Alcohol at Bedtime May Not Help Your Sleep

Study Finds Fault With Popular Notion That a Drink Before Bed Will Help You Sleep Better

From the WebMD Archives

Feb. 15, 2011 -- Do you drink a nightcap to help you sleep? It may not be as effective as you think, new research suggests.

One of the largest studies to date on alcohol’s effects on sleep shows that drinking alcohol before bed may disrupt sleep and increase wakefulness in healthy adults -- affecting women more than men -- regardless of family history of alcoholism.

The research is reported in the May 2011 issue of Alcoholism: Clinical & Experimental Research.

In the women studied, alcohol decreased sleep duration and efficiency (ratio of time sleeping in bed to total time spent in bed) and increased how often they woke up during the night. Alcohol deepened sleep during the first half of the night but then disrupted sleep during the second half of the night, a finding that previous studies have reported.

Study researcher J. Todd Arnedt, assistant professor of psychiatry and neurology at the University of Michigan, says in a news release: “It’s clear that a substantial portion of the population uses alcohol on a regular basis to help with sleep problems. This perception may relate to the fact that alcohol helps people fall asleep quickly and they may be less aware of the disruptive effects of alcohol on sleep later in the night.”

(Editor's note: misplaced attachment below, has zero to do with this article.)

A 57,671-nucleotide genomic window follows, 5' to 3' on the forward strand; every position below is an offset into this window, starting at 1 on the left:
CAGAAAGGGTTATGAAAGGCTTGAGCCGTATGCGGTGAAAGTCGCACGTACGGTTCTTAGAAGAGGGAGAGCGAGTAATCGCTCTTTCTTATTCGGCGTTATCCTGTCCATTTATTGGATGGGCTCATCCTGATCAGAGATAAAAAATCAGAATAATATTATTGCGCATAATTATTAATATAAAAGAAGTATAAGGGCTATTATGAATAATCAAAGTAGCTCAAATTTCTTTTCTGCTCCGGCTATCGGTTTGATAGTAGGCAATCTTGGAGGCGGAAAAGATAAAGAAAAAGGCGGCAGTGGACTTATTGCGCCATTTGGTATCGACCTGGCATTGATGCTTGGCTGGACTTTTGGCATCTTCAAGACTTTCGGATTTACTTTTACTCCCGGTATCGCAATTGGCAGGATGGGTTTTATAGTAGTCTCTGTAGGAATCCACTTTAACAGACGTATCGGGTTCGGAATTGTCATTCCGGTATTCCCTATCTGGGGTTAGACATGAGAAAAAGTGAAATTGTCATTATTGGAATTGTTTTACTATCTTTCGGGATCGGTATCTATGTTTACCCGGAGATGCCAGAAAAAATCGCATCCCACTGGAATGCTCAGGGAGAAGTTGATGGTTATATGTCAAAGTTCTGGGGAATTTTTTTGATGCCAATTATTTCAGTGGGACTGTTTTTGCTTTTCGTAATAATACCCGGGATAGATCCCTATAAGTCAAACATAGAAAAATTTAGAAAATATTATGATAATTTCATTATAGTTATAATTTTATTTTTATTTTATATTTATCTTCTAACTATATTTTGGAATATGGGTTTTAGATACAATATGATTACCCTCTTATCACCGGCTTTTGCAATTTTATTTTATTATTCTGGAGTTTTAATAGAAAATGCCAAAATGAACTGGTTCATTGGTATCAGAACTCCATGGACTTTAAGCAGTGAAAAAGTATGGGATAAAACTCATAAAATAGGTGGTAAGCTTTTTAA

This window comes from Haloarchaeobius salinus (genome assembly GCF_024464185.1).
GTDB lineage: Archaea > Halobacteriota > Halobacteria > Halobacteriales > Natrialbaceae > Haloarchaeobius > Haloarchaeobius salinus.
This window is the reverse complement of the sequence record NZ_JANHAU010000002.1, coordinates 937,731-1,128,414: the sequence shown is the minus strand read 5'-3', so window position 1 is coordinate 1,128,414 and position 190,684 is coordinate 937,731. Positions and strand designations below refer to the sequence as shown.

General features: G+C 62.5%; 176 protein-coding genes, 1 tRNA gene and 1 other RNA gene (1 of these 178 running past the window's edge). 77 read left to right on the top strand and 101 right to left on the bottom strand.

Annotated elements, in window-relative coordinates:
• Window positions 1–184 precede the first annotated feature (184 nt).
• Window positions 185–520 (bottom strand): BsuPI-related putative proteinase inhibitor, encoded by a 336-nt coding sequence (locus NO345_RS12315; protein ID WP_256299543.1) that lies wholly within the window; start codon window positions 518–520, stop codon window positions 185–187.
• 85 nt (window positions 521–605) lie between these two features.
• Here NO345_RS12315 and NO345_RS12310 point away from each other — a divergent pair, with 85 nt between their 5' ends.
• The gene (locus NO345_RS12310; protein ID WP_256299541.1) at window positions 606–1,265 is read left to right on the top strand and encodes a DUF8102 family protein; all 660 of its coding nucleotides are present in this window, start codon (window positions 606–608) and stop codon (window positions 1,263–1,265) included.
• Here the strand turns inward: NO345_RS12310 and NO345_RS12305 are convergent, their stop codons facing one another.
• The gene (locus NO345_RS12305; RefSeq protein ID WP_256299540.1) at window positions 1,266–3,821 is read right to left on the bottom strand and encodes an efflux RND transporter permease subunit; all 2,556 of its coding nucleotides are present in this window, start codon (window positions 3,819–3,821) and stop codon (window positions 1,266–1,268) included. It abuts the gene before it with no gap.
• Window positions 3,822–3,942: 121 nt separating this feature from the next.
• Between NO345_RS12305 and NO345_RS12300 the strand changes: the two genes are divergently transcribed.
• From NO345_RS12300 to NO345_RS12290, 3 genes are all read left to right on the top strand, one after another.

The study included 93 healthy adults in their 20s (59 women and 34 men) who were college students or recent college graduates; 29 of the participants had a family history of alcoholism.

The study took place over two nights. On the first night, researchers randomly gave participants an alcoholic beverage containing either vodka or bourbon mixed with caffeine-free cola. On the second night participants were given a “placebo” beverage with a few drops of bourbon or vodka floated on top.

The researchers instructed them to drink to intoxication. After researchers measured their breath alcohol concentration (BrAC), participants slept for eight hours between 11 p.m. and 7 a.m.

The participants were monitored during their sleep. Participants completed questionnaires on sleepiness and sleep quality before bedtime and when awakened the next morning.